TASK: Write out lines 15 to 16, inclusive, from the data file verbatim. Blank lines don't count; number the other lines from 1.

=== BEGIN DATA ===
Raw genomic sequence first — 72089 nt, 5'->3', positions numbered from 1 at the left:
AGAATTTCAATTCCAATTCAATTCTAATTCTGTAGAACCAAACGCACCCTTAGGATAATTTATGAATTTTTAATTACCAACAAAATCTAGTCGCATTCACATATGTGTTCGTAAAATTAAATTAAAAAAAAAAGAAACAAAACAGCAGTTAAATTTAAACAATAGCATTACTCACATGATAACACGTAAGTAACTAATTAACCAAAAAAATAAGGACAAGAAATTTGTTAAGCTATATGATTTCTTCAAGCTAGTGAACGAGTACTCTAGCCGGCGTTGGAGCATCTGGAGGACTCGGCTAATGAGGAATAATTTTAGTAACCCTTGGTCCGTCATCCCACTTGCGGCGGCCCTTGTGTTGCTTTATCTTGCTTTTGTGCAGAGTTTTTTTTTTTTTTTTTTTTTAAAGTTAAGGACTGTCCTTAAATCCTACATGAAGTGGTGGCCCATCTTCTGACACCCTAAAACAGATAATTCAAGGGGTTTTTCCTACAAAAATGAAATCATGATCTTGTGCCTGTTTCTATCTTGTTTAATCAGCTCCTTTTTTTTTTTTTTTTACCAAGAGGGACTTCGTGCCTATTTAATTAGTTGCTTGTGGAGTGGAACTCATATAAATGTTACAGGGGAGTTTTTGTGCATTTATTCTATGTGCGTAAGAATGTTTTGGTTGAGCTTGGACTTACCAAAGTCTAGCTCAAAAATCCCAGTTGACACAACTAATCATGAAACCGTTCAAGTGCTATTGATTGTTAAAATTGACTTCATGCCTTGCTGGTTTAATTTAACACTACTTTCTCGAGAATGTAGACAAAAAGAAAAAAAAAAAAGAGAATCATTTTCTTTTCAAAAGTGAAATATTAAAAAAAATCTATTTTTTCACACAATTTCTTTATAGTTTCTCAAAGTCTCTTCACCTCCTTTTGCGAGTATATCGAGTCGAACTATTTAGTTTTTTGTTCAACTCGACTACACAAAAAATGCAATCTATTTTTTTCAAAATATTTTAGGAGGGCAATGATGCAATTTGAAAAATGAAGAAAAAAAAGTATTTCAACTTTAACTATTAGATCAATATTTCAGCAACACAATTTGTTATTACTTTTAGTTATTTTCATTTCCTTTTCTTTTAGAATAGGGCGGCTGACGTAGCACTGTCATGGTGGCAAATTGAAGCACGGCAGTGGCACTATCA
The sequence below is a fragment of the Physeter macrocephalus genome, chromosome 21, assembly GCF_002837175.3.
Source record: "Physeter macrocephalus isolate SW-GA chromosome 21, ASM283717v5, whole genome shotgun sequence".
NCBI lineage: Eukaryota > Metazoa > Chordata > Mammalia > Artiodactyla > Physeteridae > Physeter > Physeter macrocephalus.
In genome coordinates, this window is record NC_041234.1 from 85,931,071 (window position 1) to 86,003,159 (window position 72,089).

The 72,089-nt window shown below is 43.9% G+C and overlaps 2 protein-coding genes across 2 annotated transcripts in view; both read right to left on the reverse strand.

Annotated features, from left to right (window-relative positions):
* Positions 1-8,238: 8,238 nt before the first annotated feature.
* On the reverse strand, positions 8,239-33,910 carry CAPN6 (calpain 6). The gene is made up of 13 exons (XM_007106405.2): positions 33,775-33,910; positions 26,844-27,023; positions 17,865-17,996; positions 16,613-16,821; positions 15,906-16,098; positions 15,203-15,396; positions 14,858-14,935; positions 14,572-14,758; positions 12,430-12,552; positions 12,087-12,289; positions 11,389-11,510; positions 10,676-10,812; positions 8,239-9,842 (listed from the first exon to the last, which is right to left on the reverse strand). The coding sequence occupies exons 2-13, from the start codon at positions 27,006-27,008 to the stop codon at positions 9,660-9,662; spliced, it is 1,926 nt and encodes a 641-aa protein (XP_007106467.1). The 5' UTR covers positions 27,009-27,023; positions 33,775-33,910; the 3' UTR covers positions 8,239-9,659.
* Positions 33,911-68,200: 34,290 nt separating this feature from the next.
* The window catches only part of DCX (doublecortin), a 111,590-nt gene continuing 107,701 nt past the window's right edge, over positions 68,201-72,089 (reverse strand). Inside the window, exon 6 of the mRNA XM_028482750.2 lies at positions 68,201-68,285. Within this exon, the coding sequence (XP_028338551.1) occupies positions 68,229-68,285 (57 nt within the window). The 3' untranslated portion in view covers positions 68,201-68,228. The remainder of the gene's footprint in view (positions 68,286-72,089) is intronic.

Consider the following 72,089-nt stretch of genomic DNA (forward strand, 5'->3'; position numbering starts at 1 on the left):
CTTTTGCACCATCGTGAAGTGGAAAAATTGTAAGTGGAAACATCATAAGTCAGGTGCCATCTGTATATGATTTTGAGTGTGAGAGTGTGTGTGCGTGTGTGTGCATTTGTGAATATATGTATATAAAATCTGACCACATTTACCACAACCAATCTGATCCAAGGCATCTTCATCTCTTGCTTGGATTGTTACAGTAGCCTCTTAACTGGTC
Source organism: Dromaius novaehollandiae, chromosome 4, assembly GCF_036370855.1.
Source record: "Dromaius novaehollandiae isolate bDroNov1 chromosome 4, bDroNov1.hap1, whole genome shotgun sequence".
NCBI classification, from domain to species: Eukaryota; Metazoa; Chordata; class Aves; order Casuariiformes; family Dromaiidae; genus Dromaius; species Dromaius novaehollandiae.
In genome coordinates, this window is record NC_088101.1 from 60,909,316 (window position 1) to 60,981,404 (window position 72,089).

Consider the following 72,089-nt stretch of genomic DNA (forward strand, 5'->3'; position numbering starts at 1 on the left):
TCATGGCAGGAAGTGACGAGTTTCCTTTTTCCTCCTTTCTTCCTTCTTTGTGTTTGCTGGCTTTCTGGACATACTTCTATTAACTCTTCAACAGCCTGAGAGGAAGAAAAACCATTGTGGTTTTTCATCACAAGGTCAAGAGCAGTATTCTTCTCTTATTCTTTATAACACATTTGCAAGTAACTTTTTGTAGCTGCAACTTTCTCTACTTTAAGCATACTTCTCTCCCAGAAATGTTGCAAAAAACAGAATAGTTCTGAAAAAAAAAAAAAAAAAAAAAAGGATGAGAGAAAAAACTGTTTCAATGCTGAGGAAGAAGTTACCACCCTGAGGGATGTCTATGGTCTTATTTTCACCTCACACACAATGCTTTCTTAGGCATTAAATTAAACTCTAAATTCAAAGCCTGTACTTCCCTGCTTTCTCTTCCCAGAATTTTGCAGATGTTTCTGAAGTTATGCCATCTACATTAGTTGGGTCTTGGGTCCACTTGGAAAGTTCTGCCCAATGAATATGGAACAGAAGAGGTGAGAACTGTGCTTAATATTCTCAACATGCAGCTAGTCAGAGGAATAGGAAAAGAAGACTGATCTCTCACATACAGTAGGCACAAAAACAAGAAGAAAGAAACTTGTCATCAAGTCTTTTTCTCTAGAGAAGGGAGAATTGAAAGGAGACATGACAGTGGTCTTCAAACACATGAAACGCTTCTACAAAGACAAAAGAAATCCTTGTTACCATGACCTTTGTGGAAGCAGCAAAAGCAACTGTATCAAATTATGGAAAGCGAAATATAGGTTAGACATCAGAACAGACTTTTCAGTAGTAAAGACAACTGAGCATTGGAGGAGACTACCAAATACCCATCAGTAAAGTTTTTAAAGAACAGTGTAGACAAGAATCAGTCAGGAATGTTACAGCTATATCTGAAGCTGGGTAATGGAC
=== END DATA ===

Source organism: Dromaius novaehollandiae, chromosome 4, assembly GCF_036370855.1.
Source record: "Dromaius novaehollandiae isolate bDroNov1 chromosome 4, bDroNov1.hap1, whole genome shotgun sequence".